CA’s Carbon-Free Electricity Goal Needs Bold Action Now

A new report released by California’s energy agencies says we could reach zero-carbon electricity by 2045, which is great news for the state’s climate goals. But bold action will be needed to achieve that milestone.

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A new report released by California’s energy agencies says we could reach zero-carbon electricity by 2045, which is great news for the state’s climate goals. But bold action will be needed to achieve that milestone.


According to the report, California must build more renewable energy and at a much faster rate (eight times faster!) than it has done so far in order to have pollution-free electricity running our homes, businesses, and vehicles by 2045. In addition, investment in diverse energy resources and better managing electric demand—through energy efficiency and demand response—are key strategies to make this clean energy transition more cost-effective.

To set these actions into motion, the California Public Utilities Commission (CPUC) should now set appropriately aggressive carbon-reduction goals for 2030 and put the state on the path toward zero-carbon electricity by 2045.

We Need to Build More and Build Smart

California’s Senate Bill 100 (SB 100) established the goal of getting to zero-carbon electricity by 2045. It also required the energy agencies to issue a report by early 2021, with updates every four years thereafter that includes information relating to the implementation of the policy goal. The report, released in March 15, 2021, is the initial step in evaluating the challenges and opportunities in achieving zero-carbon electricity.

The report’s first major finding is that getting to zero-carbon electricity by 2045 is technically feasible and affordable. The cost of getting there is only 6 percent more than the price of meeting our current renewable portfolio standard (RPS) mandate—the RPS requires 60 percent of our electricity needs to be generated from renewable resources like wind and solar by 2030.

The second major finding is that we need to increase the rate of how much utility-scale solar and wind generation we bring online each year by threefold, and battery storage by eightfold. This means that California agencies need to streamline regulatory and permitting processes; develop a trained workforce to install, operate, and maintain these renewable resources; and support the necessary supply-chain infrastructure to get these renewable resources built and ready to operate. Doing so will create many green jobs and help revitalize California’s pandemic-ravaged economy.

The report’s third major finding is that this transition to zero-carbon electricity can be made more affordable through resource diversity and by better managing electricity demand. Resource diversity, which means investing in resources such as offshore wind that complement on-shore wind and solar, is more cost-effective because these complementary resources could produce electricity at times when the sun doesn’t shine and the on-shore wind doesn’t blow—i.e., we won’t have to over-build on-shore wind, solar, and energy storage to meet our electricity needs. Load flexibility, which means better managing electric demand through cost-effective energy efficiency and demand response, can also further reduce costs by reducing the need for power plants, large solar farms, and storage.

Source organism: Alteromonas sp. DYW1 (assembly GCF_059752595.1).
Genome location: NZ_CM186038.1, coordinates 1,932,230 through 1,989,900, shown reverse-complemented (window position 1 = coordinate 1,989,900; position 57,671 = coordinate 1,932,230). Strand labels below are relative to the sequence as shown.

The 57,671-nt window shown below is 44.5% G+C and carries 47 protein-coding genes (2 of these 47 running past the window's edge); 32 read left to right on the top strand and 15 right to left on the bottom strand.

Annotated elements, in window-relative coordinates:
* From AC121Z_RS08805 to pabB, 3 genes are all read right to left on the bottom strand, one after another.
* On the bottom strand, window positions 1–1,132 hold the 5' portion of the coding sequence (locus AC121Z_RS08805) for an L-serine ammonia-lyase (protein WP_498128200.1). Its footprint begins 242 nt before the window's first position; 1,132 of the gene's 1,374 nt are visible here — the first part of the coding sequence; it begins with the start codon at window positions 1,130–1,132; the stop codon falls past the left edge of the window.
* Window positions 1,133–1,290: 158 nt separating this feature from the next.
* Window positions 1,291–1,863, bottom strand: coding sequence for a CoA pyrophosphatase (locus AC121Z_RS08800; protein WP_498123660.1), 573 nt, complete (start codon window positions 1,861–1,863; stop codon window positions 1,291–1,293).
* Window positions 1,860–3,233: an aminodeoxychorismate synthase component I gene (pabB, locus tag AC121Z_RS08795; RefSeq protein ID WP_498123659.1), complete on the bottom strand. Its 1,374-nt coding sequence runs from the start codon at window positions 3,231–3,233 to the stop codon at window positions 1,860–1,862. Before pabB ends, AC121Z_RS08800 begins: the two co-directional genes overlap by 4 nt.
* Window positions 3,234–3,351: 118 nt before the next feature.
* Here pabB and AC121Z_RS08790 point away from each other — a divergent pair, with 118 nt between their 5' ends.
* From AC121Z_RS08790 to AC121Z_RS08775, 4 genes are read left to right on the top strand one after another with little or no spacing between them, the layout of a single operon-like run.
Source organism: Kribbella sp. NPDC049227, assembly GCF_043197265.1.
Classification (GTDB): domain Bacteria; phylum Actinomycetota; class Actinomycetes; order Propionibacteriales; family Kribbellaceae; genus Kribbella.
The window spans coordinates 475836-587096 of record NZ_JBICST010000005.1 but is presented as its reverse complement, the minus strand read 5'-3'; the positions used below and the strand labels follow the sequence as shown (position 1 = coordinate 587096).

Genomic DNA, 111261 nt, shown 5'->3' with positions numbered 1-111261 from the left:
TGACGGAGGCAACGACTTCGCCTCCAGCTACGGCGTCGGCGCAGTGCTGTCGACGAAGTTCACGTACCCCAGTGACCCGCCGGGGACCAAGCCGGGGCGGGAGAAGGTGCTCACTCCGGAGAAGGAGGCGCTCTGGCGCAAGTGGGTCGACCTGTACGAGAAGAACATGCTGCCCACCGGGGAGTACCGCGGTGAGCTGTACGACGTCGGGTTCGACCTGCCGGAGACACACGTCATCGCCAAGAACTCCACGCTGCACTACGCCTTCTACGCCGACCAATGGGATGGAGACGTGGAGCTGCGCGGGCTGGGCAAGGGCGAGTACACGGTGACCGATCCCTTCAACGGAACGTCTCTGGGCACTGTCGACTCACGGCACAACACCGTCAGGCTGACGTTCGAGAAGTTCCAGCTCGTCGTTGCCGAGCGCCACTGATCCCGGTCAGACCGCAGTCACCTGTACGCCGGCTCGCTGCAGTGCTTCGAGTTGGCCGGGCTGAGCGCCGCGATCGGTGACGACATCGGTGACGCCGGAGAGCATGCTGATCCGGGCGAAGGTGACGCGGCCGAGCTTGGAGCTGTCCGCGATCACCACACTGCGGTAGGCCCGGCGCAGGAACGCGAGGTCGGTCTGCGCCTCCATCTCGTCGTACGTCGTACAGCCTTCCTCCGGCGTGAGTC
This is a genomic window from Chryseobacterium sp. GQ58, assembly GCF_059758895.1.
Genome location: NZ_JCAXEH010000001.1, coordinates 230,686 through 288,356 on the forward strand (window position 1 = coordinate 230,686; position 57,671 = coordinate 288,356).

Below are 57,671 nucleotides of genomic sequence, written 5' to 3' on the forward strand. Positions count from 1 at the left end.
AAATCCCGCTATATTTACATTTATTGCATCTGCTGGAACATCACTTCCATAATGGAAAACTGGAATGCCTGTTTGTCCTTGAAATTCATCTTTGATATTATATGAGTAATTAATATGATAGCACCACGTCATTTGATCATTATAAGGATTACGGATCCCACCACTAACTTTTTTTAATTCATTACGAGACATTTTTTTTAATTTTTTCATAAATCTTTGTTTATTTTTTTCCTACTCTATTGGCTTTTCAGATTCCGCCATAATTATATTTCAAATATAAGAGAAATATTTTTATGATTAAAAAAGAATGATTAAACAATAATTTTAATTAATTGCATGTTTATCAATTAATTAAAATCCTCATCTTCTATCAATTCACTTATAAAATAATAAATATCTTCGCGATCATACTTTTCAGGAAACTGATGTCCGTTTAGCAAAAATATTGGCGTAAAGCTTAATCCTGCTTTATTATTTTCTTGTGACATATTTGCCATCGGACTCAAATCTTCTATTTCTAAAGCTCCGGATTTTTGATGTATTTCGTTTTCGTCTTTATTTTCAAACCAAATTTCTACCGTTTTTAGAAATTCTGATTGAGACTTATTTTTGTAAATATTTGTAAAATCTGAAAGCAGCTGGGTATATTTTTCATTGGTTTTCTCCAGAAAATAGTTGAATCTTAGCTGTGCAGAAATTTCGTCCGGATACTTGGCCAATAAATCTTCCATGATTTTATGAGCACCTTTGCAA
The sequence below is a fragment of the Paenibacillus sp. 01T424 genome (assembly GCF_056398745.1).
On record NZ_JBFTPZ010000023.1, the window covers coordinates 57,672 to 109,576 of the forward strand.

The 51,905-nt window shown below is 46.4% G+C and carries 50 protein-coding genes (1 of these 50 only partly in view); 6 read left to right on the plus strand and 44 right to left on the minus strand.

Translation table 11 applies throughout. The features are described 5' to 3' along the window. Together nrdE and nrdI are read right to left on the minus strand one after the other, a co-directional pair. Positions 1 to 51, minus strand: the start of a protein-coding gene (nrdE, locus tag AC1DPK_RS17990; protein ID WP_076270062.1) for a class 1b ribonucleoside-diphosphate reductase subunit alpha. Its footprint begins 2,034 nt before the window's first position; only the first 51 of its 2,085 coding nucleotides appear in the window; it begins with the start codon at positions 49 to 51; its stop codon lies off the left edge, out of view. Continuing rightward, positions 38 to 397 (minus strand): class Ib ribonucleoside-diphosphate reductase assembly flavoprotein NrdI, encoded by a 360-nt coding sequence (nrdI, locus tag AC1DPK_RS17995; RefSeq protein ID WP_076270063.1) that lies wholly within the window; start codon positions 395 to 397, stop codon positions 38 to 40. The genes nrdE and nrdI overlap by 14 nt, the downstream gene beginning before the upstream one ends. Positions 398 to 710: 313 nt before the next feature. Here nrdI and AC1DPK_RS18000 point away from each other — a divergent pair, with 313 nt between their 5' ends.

The CPUC Needs to Pick an Aggressive 2030 Clean Energy Target  

The report makes it clear that we have no time to lose if we want to achieve California’s objective to avert the worst of the climate emergency. The CPUC needs to set interim goals for carbon reduction by 2030 through its Integrated Resources Planning process that sets us on the path to get to zero-carbon electricity by 2045. To do so, the CPUC must adopt a lower carbon emissions target than it currently has; the CPUC’s current emissions cap of 46 million metric tons (MMT) is not sufficient. The CPUC should pick a target of capping pollution at 38 MMT by 2030 as we explain here and here. The California Energy Commission, which oversees the California’s Publicly Owned Utilities IRP process, should encourage them to achieve an appropriate 2030 emissions reduction target as well.

To get to our SB 100 goals of zero-carbon electricity by 2045, we also need to start planning now for resources that take a longer lead time to become operational, such as offshore wind. Bringing these resources online in time to meet our carbon reduction goals will require overcoming multiple barriers, including building new transmission infrastructure. And we should do it as soon as possible because planning, siting, and building transmission lines in an environmentally responsible manner can easily take five to ten years.

The Joint Agencies Report is the first step in an ongoing effort to evaluate and plan for zero-carbon electricity. Future research by California’s energy agencies will further examine the following issues: (1) how to keep electricity reliable while making this clean energy transition; (2) how emerging technologies and innovation can further help achieve our decarbonization goals; (3) land use and environmental impacts of building large scale renewables; (4) and important non-energy benefits, such as improvement in health due to cleaner air, that accrue from reducing fossil generation. Until then, the CPUC should set interim carbon reduction targets for 2030 that set us on the path to avert the worst of the climate crisis through eliminating carbon emissions from our economy.

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